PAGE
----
Aside from the incredible busyness of elections, I've been leading a couple of graduate courses at Baker University.
I'm teaching two on-ground and one online.
Last night, a student in Topeka asked a very understandable question:
"Why can't we vote electronically?"
Electronically, in this context, meant from a computer, on the Internet.
I ran by the whole Election Assistance Commission, certification, Help America Vote Act, and all kinds of other data points from the last decade.
And then I said the obvious:
"The election industry doesn't travel at the speed of life."
That's not a bad thing. But, for instance, we have oversized palm pilots for voting machines.
The industry does its part to ensure that the postal service has plenty of mail to deliver 6 days a week.
And yet, it's getting harder to say, with a straight face, why Internet voting isn't even a gleam in the eye.
I asked all of the students about voting online.
"Why not, we pay bills on line?" they said.
People take their voting rights seriously, but in my informal surveys over the year, they are more protective of their money than they are their city council vote.
The students quickly brought up all kinds of data breaches--Target and Home Depot, for instance (this is an MBA class, after all, and they were all business).
But in my own business days, I encountered a guy who worked with me on a particular sales account at Sprint. He used a phrase all of the time, "the red-faced test," which, best I could tell, meant an answer he wasn't embarrassed to tell.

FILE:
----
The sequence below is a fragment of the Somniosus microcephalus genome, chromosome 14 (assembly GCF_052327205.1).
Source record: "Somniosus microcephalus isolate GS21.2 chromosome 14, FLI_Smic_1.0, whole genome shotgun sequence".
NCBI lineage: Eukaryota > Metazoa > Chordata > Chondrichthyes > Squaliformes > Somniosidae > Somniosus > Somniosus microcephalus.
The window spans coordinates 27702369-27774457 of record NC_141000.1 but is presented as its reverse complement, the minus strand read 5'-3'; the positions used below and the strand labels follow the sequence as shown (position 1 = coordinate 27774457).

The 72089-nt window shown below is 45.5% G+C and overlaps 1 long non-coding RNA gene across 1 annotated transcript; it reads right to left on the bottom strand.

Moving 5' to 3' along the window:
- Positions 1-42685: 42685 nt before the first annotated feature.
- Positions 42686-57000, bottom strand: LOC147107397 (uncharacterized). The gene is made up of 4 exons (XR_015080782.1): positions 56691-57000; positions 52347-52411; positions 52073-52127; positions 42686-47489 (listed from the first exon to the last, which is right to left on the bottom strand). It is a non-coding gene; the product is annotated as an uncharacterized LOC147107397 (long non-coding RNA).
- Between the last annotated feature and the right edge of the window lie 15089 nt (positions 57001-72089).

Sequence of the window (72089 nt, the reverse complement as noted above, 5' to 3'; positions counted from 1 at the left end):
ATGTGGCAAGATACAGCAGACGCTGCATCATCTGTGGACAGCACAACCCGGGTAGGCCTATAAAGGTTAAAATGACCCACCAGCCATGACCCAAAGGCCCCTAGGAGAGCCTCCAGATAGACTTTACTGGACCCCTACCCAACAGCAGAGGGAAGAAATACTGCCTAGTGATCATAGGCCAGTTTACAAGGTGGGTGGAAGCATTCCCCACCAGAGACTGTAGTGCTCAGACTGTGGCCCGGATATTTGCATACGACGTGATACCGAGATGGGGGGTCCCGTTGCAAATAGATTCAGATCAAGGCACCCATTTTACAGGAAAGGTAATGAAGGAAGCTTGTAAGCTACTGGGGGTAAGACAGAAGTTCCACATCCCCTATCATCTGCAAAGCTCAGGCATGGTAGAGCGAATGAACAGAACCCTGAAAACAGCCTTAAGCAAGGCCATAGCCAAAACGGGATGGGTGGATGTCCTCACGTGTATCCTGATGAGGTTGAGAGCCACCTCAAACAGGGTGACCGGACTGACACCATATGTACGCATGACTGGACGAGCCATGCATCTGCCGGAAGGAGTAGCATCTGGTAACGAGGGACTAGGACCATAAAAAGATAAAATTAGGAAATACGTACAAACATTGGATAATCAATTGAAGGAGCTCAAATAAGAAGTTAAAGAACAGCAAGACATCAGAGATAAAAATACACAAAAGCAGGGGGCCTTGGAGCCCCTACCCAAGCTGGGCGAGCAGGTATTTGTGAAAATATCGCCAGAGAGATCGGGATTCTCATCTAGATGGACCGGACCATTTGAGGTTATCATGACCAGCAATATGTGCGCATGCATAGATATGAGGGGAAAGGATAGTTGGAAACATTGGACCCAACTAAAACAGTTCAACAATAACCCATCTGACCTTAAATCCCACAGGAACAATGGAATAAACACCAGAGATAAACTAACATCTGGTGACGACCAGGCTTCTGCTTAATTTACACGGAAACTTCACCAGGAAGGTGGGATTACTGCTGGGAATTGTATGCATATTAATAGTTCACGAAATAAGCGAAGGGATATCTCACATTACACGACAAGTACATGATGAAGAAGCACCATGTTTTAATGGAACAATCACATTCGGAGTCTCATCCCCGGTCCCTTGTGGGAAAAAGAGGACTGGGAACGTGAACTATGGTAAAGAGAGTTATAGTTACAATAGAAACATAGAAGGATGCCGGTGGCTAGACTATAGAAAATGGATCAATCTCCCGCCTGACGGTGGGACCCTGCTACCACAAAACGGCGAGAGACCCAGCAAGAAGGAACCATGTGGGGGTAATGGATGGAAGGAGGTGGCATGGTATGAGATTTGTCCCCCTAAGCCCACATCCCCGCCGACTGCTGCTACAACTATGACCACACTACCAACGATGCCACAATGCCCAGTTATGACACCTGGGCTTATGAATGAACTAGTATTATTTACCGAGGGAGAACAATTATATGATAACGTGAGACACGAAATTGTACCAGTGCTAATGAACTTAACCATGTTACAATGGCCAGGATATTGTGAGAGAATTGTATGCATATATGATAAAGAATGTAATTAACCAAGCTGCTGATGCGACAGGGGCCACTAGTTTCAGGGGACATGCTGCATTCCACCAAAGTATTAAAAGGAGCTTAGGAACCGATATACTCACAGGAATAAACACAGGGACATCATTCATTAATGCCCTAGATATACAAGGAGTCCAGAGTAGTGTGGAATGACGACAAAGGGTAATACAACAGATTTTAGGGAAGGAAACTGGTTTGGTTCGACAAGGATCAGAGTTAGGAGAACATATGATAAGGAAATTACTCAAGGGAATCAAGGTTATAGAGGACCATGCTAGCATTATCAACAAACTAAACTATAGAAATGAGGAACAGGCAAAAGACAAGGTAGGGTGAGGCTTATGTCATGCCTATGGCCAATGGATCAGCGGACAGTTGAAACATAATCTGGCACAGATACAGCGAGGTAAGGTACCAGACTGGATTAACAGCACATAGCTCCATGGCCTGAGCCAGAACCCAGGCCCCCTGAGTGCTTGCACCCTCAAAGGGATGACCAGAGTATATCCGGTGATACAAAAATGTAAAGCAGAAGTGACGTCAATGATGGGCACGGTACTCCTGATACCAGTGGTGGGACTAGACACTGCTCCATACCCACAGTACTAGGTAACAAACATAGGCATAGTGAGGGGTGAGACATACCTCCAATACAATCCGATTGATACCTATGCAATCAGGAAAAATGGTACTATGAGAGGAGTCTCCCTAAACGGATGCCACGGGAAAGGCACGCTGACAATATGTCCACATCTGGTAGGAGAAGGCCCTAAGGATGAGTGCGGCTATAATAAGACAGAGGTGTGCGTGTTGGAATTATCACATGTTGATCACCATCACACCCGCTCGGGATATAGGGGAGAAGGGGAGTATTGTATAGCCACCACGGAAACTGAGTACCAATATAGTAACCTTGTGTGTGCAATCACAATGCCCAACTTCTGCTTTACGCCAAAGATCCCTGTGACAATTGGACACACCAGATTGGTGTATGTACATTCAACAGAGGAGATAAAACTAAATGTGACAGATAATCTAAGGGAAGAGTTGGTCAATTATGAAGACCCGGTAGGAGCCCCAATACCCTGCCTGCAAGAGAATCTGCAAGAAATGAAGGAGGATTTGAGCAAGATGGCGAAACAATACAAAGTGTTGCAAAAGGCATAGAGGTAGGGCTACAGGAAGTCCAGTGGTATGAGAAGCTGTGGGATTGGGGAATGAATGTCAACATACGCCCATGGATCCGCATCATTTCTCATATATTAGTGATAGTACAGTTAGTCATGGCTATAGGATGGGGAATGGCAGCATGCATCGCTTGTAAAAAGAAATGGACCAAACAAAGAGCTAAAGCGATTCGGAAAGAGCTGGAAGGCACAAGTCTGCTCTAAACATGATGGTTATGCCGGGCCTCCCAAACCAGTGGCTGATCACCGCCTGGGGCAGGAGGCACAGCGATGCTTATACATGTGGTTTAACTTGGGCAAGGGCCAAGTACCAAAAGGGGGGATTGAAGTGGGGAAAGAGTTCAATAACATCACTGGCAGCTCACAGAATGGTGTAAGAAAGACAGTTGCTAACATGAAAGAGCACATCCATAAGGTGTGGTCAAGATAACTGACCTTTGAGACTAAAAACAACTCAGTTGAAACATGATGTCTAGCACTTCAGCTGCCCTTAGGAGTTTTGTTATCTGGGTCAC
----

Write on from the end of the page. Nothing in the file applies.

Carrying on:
Pricing or delivery times for new products had to pass the red-faced test, for instance.
In the election world, I think we need to take the same red-faced-test approach with online voting, or at least online ballot marking, where the ballot is prepared and stored to be taken to a polling place.
At some point, giving answers like I gave last night, to smart MBA students, will discredit me as an instructor.
Imagine if that happens in an online course.
At least it wouldn't be a fail of a red-faced-test because they wouldn't see me. In such a case, maybe it would be a white-knuckle test.
Either way, it's becoming more of an odd question to answer outside of the election industry. Life moves electronically, over the Internet specifically.
Explaining why voting electronically is scary is a bit like denouncing that gravity is real or that puppies are cute.
At the very least, as we look at new voting systems, whether they be part of a device a person owns or use a device at a polling place, there seems to be growing acceptance of ballot-marking systems. In some cases, users can beam their pre-populated ballot to a terminal that calls it up on screen for review before being cast.
This is true innovation in the election world, but a yawner in the real world. Still, it's movement, maybe not at the speed of life but certainly movement that may give life to voting electronically.